O.MY is a restaurant a little way of out Melbourne that my in-the-know cousin brought us to as a treat. Owned and run by three brothers, it is more than just the average family venture. It isn’t on the commonly circulated lists of eating destinations in Melbourne, and I suspect the tyranny of distance is a large reason for that. Beaconsfield felt like a world away from the city area of Melbourne, but you can actually get straight there on a train from the city if you don’t fancy the drive.
Just off the main retail section of Beaconsfield, O.MY is in a homey little building. It was faintly lighted in the night, with a stylised black vine painted on the side of its white walls, a seeming homage to its garden produce. Just beside it was a small garden plot, where some of the ingredients they use in the restaurant come from.
Once through the doors, we found ourselves in a cosy, quite modern space. The black walls and ceiling, and dark wood floorboards, offset by a raw brick wall, set the tone. The main dining area is small but not cluttered, fitting just a few tables. The website says it seats twenty five. It feels exclusive and secret. You can just see the kitchen pass and the service area, a contrast with their white walls, almost another light source for the room. On the wall of the service area is a quote from Albert Einstein, an excerpt from one of his philosophical essays. “Everything which is really great and inspiring is created by the individual who can labour in freedom.” It espouses an egalitarian ideal, perhaps embodies one of the things that drives this place and allows it to flourish.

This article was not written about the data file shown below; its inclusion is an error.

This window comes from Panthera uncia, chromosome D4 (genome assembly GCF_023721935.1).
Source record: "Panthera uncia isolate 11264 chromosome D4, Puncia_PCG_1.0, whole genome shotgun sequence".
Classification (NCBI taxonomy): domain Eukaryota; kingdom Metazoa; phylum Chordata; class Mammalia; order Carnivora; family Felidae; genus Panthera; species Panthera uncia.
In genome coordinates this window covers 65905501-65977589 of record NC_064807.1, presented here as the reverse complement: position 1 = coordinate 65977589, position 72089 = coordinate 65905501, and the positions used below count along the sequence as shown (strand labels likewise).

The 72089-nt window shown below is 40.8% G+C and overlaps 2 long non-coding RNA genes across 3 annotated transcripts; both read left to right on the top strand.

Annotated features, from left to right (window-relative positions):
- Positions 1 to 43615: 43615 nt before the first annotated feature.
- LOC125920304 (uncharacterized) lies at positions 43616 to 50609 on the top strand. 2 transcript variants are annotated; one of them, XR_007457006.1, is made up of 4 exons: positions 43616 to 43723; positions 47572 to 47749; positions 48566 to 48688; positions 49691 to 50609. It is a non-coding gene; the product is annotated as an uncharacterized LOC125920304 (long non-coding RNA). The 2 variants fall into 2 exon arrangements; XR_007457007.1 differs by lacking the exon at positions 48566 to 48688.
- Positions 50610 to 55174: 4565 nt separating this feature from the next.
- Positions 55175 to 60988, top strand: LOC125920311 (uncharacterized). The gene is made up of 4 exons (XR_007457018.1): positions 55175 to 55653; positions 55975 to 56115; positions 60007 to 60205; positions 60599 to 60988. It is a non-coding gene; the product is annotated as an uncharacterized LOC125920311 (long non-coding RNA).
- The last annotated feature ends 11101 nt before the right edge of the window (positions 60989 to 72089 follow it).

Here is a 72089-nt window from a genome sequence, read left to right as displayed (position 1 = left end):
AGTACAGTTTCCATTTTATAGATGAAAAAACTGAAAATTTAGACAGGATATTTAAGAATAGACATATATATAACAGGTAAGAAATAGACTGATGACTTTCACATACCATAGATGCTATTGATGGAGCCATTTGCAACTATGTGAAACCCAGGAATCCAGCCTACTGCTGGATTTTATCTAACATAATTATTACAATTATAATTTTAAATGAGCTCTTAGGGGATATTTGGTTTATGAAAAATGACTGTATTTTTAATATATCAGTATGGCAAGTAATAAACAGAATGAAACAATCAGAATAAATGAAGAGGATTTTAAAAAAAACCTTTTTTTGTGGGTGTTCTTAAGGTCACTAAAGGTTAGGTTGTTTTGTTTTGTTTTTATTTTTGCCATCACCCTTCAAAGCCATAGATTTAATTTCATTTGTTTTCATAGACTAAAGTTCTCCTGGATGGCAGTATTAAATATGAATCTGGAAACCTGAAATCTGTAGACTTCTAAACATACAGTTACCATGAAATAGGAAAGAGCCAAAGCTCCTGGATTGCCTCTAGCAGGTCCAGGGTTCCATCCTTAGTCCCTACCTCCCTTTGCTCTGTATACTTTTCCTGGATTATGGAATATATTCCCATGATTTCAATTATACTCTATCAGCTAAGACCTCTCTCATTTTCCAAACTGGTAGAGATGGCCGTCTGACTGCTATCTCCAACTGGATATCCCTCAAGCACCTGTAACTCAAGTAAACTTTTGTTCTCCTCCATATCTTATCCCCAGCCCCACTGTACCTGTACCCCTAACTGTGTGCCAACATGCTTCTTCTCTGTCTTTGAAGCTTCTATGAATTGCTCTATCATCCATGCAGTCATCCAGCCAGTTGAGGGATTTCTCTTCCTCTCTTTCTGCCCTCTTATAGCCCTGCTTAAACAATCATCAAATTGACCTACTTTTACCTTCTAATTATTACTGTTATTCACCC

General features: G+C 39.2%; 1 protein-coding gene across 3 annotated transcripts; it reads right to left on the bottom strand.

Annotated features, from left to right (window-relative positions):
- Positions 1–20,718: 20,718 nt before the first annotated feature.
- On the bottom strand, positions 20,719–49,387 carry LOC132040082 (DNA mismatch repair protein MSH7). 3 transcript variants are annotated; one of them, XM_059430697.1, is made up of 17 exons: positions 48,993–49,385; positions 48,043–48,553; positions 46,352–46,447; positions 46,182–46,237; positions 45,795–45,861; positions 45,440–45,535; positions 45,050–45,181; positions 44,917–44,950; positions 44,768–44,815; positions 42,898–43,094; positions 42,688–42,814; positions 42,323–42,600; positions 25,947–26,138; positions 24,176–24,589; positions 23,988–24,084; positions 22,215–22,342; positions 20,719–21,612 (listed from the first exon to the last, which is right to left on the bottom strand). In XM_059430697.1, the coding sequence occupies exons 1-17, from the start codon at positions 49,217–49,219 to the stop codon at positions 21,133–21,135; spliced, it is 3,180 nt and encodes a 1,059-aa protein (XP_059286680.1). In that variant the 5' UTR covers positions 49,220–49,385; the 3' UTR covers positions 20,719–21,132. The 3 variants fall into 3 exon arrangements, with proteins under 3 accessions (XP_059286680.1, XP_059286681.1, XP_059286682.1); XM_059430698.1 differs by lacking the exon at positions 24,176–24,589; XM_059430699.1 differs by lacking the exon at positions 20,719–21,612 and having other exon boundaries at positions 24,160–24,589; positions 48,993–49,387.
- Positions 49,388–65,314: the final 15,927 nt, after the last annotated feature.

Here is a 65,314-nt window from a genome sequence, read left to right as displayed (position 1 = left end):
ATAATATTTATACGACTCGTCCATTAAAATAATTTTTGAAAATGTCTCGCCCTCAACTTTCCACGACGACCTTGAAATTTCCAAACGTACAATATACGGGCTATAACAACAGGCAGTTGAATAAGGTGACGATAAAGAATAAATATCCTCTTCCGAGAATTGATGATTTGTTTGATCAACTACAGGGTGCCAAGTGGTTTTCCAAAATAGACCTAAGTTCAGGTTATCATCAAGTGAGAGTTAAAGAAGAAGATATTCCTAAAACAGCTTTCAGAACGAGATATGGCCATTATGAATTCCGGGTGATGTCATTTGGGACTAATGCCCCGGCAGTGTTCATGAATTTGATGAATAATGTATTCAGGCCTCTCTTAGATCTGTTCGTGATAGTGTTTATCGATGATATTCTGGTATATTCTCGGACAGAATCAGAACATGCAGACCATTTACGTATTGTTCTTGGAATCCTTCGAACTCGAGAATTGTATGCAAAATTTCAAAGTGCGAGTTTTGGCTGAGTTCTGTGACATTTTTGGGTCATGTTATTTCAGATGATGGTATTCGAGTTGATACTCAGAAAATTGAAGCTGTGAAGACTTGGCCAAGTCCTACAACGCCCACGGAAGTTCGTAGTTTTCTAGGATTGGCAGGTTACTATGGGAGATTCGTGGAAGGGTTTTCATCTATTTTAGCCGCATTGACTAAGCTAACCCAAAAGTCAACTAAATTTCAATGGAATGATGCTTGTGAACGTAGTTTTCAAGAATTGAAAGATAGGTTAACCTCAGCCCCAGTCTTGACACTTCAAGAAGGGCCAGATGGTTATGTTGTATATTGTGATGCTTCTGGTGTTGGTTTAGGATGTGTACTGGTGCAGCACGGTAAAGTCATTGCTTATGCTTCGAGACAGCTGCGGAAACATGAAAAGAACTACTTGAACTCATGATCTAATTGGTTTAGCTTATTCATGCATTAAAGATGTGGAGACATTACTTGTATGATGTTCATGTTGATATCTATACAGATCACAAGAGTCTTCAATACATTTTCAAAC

Given the limited space in the restaurant, and its popularity with those who do know of it, bookings are certainly advised. We were shown to our reserved table, and staff came to find out our food and beverage preferences. O.MY runs quite differently from other eateries. There is no fixed menu, as what they serve is based on what their gardens (the little plot next door and a nearby farm) produce. Instead, there is the option of the Seasonal Menu, or the Extended Seasonal Menu. You can also have beverage matching (either alcoholic or non-alcoholic) to accompany your meal. We opted for the Seasonal Menu. We weren’t quite up for matched beverages all the way through, and didn’t particularly want wine (they have quite the wine list, thanks to the sommelier youngest brother). The staff suggested mocktails instead.
The mocktails aren’t on the menu, and again there are no fixed combinations, but they are whipped up depending on your tastes (or at least depending on avoidance of what you don’t like). And so it was that we were brought out a rosy pink combination of rhubarb, quince, onion, and ginger, sprinkled with some rosemary leaves. It was certainly a mix one doesn’t find just anywhere, and was quite fruity, without being too sour or sweet.
It wasn’t long before the food began to be brought out to the table. The first thing placed before us was a tall cup, with a bundle of greens laid across it. The staff explained that it was pork stock, and that the leaves had been gathered from their garden. They were meant to be dipped in the stock, then eaten together so that the flavours of the different leaves would come together. The stock was clear but heartily flavoured, reminiscent of a ramen broth, and right for winter. The leaves were certainly fresh, and weren’t bitter at all.